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Theft or not? - Phil Goodacre
Why do the police charge car theives with the offence of 'taking a vehicle without the owners consent'? Why are they not charged with theft as you would be if you walked into Halfords and helped yourself from the till?
Re: Theft or not? - Dave
VERY good point!

I nick 30 grand; I get a big prison sentence. I nick a 30 grand car; I get a caution...

What's going on?
Not - QC
Because theft is defined as "dishonest appropriation of property with the intention to *permanently* deprive".

A car thief who raised 30 grand on the sale of a stolen car would get a sentence greater than a thief who pinched 30 grand from someone's wallet while they weren't looking.


QC
Re: Theft or not? - John Kenyon
Phil Goodacre wrote:
>
> Why do the police charge car theives with the offence of
> 'taking a vehicle without the owners consent'? Why are they
> not charged with theft as you would be if you walked into
> Halfords and helped yourself from the till?

The "TWOC" offence exists because if it didn't a scrote could borrow your car
take it for a spin, and return it, and get away scot free, since he/she/it
could legitmately claim that they never intended to permanently deprive you of
the vehicle.
Re: Theft or not? - Mark (Brazil)
They're both exactly correct.

What happened was that the laws against theft were largely determined by case law. Essentially judging someone's guilt or not and of what offence was based upon every previous decision every made in even slightly related case.

Sadly, as so often happens, the government decided they could improve matters by passing a law which would supercede all previous case law and clean the whole matter up.

The problem was the used the phrase "with the intention to deprive the rightful owner permanently thereof" in the middle of the definition of theft.

This meant that proving that somebody took something was insufficient and entailed proving that they intended that the owner should never get it back.

This wasn't an issue in the case of something like money, for example, since it was typically spent and that is kind of permanent. It was an issue more or less everywhere else. However, there was even an example of a stolen fur coat which the "thief" insisted would have been given back eventually and therefore escaped prosecution.

Therefore they ended up in deep doggy do-dos. For a while they prosecuted the "thief" with the theft of the petrol in the car, since obviously the owner would never get that back. Sadly, the culprits twigged this one, and provided they filled it up with petrol before they abandoned it, they were again safe from prosecution, even if they were stopped while driving the car.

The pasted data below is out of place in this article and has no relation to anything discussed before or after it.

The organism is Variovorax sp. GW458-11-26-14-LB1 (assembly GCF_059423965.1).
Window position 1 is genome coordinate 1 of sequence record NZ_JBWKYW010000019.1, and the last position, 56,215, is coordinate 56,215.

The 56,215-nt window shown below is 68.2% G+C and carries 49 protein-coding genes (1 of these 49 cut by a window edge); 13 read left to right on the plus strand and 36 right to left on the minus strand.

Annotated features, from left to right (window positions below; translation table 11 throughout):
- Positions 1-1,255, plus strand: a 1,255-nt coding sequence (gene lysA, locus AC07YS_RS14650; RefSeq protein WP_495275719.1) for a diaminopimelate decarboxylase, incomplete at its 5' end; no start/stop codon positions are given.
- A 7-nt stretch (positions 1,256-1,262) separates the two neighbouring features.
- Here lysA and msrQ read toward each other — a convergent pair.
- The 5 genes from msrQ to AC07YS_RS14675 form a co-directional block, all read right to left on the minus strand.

Now all of this excludes proper thieves because they've stolen or damged something in the car, or they've been caught dismantling it, or any other event you can think of implying "permanent" and these could be prosecuted. However, joyriding was a complete loop hole.

Fortunately they decided not to screw around with the theft act any further, thank god, and came up with the offence of "unauthorised taking and driving away" which required no proof of intent. The punishments were pretty high and so it filled the gap.

Interestingly it did raise another issue, in that if someone borrowed your car without your admitted permission they are guilty of this offence. i.e. you drive a rental car when you are not on the list of drivers and you will not only be done for no insurance, you will also be done for UT, which is pretty severe if you simply drove it in innocence and didn't have an accident.

Just goes to show what happens when politicians mess with the law.

And don't even get me started on the Sale of Goods act !!!!

M.
Re: Theft or not? - richard turpin
Amazing! I didn't know that there were so many lawyers on this site. As for a heavy penalty, TWOC carries a maximum of 6 months/£5000 fine plus mandatory 8 points or discretionary disqualification.
Re: Theft or not? - Dave
richard turpin wrote:
>
> Amazing! I didn't know that there were so many lawyers on
> this site. As for a heavy penalty, TWOC carries a maximum of
> 6 months/£5000 fine plus mandatory 8 points or discretionary
> disqualification.

But you'll only get a caution for your first 50 offences.
Re: Theft or not? - Mark (Brazil)

> TWOC carries a maximum of 6 months/£5000 fine plus mandatory 8
> points or discretionary disqualification.

Oh, I was sure from memory that there was a potential for custodial sentencing. no? Maybe that had to get damage in for that. Oh well, its been a while.

I must check, but I don't think there is even a UT offence here. Here theft is usually defined as something you didn't arrange with the police first.
 

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